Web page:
History of the Baptist Communicators Association
It was a cold day in December 1953 when a group of Southern Baptist denominational employees met in a small room of the Sam Davis Hotel in Nashville, Tennessee. The purpose of the meeting was to discuss the feasibility of planning an organization consisting of people who worked for the denomination in areas of public relations.
Nine persons – representatives of eight Southern Baptist institutions – were in attendance:
- Joe Abrams, The Baptist Record;
- Arther S. Davenport, Baptist General Convention of Oklahoma;
- Frances Davis, SBC Executive Committee;
- Badgett Dillard, Southern Baptist Theological Seminary;
- Clarence Duncan, Radio and Television Commission;
- Agnes Ford, Sunday School Board;
- Leonard Holloway, Baptist General Convention of Texas;
- Albert McClellan, Executive Committee; and
- R. Alton Reed, Relief and Annuity Board.
At that 1953 Nashville meeting, the Baptist Public Relations Association was conceived. Leonard Holloway was elected chairman of a committee for "the organization of public relations, publications, and promotional representatives for Southern Baptists."
Following the historic Nashville session, these individuals met and drafted a constitution and bylaws for the new organization, to be presented at the group's next meeting. It included seven articles with accompanying bylaws for duties of officers and committees, dues, voting and holding office, quorum and change of bylaws, and it spelled out these requirements for charter membership:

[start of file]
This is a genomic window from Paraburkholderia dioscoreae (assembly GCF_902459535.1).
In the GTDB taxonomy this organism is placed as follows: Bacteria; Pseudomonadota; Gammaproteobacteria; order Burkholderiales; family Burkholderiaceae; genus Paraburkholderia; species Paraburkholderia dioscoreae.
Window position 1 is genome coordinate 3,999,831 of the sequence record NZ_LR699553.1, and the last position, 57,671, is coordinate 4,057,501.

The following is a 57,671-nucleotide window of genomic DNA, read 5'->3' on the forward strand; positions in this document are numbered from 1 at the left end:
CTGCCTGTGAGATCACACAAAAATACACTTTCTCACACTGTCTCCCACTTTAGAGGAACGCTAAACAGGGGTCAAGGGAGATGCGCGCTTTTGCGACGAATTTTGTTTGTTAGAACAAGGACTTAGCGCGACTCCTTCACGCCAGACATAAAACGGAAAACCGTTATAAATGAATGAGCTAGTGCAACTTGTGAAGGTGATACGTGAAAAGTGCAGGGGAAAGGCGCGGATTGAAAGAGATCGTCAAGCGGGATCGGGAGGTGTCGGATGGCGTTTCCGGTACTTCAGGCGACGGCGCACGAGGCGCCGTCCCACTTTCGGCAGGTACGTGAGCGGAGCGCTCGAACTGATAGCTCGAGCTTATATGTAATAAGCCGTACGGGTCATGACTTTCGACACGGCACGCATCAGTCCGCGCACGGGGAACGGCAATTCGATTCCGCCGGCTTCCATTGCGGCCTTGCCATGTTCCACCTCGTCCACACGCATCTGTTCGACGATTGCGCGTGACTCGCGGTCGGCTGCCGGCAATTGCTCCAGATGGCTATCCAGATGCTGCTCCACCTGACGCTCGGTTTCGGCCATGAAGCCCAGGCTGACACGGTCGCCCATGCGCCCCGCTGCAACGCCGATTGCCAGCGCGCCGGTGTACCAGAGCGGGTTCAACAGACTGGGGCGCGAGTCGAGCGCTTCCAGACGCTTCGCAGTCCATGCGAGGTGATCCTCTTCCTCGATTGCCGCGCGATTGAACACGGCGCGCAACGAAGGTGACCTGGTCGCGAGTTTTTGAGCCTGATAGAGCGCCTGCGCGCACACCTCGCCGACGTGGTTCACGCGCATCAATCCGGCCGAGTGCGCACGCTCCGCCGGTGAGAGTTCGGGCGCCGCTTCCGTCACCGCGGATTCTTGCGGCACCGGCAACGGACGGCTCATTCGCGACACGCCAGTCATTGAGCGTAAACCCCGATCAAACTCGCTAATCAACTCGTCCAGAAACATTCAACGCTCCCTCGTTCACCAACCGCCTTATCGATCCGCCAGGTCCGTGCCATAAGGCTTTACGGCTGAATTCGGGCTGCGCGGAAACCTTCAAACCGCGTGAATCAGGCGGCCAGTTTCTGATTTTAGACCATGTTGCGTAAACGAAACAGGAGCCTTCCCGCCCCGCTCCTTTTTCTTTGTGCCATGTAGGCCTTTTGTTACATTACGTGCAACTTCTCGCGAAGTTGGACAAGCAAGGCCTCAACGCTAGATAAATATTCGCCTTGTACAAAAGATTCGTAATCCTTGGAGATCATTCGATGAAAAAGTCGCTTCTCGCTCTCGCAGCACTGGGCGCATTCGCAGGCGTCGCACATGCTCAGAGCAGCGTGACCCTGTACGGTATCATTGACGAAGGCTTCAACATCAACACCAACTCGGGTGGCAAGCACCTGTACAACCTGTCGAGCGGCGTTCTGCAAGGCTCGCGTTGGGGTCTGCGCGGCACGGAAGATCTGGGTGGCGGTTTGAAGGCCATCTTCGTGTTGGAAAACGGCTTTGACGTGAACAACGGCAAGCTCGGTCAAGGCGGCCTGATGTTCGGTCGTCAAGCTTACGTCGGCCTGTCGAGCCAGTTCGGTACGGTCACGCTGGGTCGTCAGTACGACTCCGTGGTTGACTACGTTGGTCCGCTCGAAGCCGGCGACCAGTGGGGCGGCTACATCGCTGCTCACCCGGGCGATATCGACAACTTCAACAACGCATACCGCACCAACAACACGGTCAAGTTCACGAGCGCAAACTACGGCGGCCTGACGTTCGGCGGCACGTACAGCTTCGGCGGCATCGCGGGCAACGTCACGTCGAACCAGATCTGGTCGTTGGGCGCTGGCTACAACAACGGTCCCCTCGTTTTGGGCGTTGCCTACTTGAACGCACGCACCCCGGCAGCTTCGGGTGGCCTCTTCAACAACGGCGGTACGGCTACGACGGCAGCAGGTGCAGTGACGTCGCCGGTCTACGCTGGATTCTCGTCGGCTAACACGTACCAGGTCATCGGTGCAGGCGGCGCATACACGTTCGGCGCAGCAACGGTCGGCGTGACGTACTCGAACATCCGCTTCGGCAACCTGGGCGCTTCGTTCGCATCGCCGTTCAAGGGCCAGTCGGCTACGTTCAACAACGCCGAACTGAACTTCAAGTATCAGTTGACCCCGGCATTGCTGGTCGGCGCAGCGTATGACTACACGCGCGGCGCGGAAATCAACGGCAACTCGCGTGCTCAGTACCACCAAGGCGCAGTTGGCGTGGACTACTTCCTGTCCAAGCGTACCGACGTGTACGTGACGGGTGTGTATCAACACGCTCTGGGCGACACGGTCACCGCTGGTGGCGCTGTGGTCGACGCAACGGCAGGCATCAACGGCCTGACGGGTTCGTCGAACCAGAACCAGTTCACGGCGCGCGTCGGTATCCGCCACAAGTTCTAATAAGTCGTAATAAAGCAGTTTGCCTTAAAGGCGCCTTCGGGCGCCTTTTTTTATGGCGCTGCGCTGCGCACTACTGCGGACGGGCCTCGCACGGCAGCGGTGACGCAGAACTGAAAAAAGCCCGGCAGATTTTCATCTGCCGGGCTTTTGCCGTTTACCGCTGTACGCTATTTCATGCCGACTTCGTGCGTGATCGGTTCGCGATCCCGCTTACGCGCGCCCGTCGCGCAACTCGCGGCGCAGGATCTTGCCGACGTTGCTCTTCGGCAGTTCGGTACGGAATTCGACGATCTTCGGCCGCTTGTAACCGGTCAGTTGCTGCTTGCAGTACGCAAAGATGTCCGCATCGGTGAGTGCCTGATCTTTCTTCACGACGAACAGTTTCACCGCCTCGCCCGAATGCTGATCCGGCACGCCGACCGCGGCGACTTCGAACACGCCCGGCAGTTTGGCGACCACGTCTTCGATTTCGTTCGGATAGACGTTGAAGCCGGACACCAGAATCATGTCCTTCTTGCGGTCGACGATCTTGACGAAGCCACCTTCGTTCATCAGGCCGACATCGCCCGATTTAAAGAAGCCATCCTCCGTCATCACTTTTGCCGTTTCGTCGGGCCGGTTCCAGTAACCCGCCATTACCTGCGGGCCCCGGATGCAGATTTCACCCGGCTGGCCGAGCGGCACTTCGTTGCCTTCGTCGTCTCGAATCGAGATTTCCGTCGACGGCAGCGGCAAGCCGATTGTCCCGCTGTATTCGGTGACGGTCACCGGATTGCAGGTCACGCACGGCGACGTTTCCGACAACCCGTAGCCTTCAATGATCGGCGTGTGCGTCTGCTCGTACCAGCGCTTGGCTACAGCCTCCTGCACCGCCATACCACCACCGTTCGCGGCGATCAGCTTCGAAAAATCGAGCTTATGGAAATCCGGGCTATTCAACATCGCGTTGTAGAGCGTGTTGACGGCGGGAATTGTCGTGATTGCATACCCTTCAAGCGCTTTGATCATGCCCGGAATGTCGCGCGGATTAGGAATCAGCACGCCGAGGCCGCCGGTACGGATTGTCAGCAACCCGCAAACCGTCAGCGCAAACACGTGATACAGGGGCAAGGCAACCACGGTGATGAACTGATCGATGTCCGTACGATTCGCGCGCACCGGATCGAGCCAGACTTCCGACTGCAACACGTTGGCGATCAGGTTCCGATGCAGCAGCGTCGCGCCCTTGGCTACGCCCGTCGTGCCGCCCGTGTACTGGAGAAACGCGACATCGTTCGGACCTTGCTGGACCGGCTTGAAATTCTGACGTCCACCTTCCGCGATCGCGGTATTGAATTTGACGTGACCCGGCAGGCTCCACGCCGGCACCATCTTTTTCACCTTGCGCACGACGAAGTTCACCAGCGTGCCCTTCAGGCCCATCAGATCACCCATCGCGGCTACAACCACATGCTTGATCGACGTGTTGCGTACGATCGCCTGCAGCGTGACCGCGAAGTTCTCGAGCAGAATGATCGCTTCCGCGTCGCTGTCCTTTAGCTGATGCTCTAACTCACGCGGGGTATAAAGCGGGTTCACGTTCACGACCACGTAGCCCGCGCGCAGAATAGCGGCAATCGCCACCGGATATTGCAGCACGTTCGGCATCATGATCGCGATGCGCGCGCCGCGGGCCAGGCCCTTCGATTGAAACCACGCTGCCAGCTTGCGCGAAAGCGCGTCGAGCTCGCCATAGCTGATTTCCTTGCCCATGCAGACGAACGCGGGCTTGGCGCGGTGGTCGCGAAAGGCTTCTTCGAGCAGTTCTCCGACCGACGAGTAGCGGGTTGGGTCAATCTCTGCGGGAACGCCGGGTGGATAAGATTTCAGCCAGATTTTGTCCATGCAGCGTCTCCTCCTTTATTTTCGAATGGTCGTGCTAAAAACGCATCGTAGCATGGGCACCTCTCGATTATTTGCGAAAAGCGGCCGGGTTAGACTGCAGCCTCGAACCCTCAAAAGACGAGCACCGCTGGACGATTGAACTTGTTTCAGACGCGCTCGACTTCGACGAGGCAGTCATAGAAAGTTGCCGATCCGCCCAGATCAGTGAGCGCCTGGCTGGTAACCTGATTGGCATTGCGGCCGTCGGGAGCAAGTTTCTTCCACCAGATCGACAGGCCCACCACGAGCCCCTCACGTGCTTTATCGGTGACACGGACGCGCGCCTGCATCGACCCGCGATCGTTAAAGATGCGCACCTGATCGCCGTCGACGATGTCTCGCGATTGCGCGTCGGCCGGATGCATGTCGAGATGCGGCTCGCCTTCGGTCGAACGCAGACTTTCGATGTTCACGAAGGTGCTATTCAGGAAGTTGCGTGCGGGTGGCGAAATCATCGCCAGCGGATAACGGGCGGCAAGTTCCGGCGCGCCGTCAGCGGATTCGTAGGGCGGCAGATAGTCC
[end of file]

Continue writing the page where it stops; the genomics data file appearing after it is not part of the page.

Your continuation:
"individuals who attended the planning-organization meeting in Nashville in December 1953, and other eligible individuals who expressed a desire for membership by communication with the temporary chairman prior to the conclusion of the 1954 Southern Baptist Convention."
Later it was agreed that anyone who joined BPRA during 1954 also would be a charter member. The result was 24 charter members:
During the annual meeting of the Southern Baptist Convention held in St. Louis, Mo., in 1954, the original nine plus six other persons met on June 3 at the Jefferson Hotel for the founding of the Baptist Public Relations Association.
Founding members approved and adopted the constitution and bylaws, with minor changes, as recommended by the committee named at the Nashville meeting. Joe Abrams was elected the first president of the organization.
As a result of quality membership and outstanding leadership, the association has prospered for over 60 years. The organization's constitution and bylaws have remained relatively unchanged; and its officers have stayed true to the original intentions of the association's founding members.
In 1996, members voted to change the name of the organization to Baptist Communicators Association. At the time, leadership cited factors such as the expansion of technology and the ever-changing professional responsibilities of its membership as reasons for the change. The new name reflects a broader membership, one which not only includes public relations professionals, but all Baptist communication professionals who promote Baptist causes around the globe.